What good is it, my brothers, if someone says he has faith but does not have works? Can that faith save him? If a brother or sister has nothing to wear and has no food for the day, 16and one of you says to them, “Go in peace, keep warm, and eat well,” but you do not give them the necessities of the body, what good is it? So also faith of itself, if it does not have works, is dead.

Indeed someone might say, “You have faith and I have works.” Demonstrate your faith to me without works, and I will demonstrate my faith to you from my works. You believe that God is one. You do well. Even the demons believe that and tremble.

Do you want proof, you ignoramus, that faith without works is useless? Was not Abraham our father justified by works when he offered his son Isaac upon the altar? You see that faith was active along with his works, and faith was completed by the works. Thus the scripture was fulfilled that says, “Abraham believed God, and it was credited to him as righteousness,” and he was called “the friend of God.” See how a person is justified by works and not by faith alone. And in the same way, was not Rahab the harlot also justified by works when she welcomed the messengers and sent them out by a different route? For just as a body without a spirit is dead, so also faith without works is dead.

– James 2:14-26

St. Paul famously appears to contradict this:

What then can we say that Abraham found, our ancestor according to the flesh? Indeed, if Abraham was justified on the basis of his works, he has reason to boast; but this was not so in the sight of God. For what does the scripture say? “Abraham believed God, and it was credited to him as righteousness.”A worker’s wage is credited not as a gift, but as something due. But when one does not work, yet believes in the one who justifies the ungodly, his faith is credited as righteousness.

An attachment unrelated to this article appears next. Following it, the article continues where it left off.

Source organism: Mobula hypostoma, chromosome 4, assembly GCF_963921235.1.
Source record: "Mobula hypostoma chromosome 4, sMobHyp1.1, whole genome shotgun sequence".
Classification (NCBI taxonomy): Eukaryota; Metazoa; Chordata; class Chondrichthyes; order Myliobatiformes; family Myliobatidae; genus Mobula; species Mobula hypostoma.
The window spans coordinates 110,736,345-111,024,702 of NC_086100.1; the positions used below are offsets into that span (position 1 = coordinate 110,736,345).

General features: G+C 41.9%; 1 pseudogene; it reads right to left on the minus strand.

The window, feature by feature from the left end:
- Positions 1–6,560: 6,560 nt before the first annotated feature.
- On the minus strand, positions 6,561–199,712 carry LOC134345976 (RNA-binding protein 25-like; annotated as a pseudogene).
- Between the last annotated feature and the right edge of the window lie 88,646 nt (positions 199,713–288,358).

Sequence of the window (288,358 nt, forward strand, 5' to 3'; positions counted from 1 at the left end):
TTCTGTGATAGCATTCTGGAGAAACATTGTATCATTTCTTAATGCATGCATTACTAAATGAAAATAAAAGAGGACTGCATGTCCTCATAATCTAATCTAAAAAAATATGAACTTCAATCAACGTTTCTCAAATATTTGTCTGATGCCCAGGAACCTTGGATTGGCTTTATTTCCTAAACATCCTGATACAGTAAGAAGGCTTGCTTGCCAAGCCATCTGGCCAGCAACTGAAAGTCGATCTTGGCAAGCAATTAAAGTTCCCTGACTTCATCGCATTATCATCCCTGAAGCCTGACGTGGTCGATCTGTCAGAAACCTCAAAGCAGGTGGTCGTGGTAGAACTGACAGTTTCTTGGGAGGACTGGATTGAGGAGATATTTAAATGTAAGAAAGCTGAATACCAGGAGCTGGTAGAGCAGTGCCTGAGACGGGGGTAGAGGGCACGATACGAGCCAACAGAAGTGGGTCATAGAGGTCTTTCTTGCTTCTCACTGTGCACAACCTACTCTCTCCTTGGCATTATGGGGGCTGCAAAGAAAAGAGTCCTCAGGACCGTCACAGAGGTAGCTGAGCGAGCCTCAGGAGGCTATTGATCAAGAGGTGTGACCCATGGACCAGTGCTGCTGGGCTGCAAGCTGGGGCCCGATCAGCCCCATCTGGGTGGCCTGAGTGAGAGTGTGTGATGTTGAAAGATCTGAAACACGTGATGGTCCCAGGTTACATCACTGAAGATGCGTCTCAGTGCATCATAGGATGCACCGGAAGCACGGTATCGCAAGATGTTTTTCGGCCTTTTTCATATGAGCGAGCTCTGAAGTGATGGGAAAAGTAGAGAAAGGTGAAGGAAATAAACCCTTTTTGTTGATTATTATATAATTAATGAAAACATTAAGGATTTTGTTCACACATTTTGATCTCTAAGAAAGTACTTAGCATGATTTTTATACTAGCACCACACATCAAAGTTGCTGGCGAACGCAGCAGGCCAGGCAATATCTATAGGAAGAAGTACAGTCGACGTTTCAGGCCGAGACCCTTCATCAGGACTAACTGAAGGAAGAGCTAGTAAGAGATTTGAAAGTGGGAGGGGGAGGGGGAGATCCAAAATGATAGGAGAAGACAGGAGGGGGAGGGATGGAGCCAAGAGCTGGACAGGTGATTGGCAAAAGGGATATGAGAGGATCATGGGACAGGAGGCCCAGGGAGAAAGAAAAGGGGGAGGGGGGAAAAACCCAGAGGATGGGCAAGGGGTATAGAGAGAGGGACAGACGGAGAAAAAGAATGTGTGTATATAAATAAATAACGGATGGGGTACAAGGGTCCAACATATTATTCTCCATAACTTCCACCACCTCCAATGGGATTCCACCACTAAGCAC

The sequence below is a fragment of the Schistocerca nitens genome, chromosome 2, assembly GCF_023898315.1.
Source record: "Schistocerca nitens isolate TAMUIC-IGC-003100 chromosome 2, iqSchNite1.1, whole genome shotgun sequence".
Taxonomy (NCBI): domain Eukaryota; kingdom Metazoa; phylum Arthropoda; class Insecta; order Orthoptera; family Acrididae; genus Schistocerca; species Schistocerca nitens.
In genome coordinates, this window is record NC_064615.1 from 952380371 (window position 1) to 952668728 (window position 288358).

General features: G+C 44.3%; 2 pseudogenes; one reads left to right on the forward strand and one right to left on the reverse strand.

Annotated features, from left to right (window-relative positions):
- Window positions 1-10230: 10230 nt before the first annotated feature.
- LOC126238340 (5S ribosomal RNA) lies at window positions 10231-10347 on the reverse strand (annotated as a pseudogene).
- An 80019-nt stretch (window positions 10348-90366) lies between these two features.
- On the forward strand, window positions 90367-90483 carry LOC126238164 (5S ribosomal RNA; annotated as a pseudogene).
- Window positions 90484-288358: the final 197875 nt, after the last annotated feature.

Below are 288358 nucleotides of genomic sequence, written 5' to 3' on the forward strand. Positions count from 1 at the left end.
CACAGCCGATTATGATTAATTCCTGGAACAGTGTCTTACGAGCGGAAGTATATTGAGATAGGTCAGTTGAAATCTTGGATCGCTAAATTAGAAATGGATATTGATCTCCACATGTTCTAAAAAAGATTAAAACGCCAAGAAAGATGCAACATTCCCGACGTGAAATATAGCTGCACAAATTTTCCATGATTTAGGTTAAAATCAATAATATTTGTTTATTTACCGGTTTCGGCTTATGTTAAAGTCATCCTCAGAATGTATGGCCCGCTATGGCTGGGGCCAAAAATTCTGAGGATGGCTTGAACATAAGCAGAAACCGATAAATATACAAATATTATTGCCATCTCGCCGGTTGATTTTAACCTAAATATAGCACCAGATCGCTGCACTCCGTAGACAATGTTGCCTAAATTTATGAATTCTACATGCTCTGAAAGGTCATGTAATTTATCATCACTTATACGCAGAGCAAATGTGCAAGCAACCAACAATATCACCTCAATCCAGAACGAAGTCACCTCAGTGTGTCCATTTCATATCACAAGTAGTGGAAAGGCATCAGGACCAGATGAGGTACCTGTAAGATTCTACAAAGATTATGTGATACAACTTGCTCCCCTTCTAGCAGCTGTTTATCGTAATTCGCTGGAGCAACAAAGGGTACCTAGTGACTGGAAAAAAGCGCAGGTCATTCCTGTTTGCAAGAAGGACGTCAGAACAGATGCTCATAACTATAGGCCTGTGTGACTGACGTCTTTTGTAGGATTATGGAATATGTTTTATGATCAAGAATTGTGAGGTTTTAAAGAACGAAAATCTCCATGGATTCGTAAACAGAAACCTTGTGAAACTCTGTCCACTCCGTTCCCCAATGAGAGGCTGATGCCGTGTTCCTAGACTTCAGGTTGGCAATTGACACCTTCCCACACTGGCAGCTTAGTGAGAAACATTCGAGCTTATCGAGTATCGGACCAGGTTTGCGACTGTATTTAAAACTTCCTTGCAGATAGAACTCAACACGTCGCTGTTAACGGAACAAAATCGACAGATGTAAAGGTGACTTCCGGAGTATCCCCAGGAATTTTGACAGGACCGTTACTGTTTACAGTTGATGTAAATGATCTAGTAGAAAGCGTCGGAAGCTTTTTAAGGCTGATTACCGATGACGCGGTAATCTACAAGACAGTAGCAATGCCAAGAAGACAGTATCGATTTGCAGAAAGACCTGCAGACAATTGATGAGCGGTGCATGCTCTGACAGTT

–Romans 4:1-6

In a sense, this is merely the obverse side of the same coin: A person is not justified by works alone. Indeed, good works apart from God, as perhaps those of a pagan philosopher prideful about his own self-mastery, do not alone free us from sin. Faith is necessary. Works perfect and preserve that faith, says James, but Paul reminds us that faith is necessary to sanctify each worker. Propositional belief in Christ is not enough. The fire of faith must melt down our old life and reforge a new one:

How can we who died to sin yet live in it? Or are you unaware that we who were baptized into Christ Jesus were baptized into his death? We were indeed buried with him through baptism into death, so that, just as Christ was raised from the dead by the glory of the Father, we too might live in newness of life.

For if we have grown into union with him through a death like his, we shall also be united with him in the resurrection. We know that our old self was crucified with him, so that our sinful body might be done away with, that we might no longer be in slavery to sin. For a dead person has been absolved from sin. If, then, we have died with Christ, we believe that we shall also live with him. We know that Christ, raised from the dead, dies no more; death no longer has power over him. As to his death, he died to sin once and for all; as to his life, he lives for God. Consequently, you too must think of yourselves as [being] dead to sin and living for God in Christ Jesus.

Therefore, sin must not reign over your mortal bodies so that you obey their desires. And do not present the parts of your bodies to sin as weapons for wickedness, but present yourselves to God as raised from the dead to life and the parts of your bodies to God as weapons for righteousness. For sin is not to have any power over you, since you are not under the law but under grace.

– Romans 6:2-14

This act of the heart to replace slavery to sin with obedience to Christ is faith. It contains, but is not contained by, propositional belief. Let us listen to St. Paul again: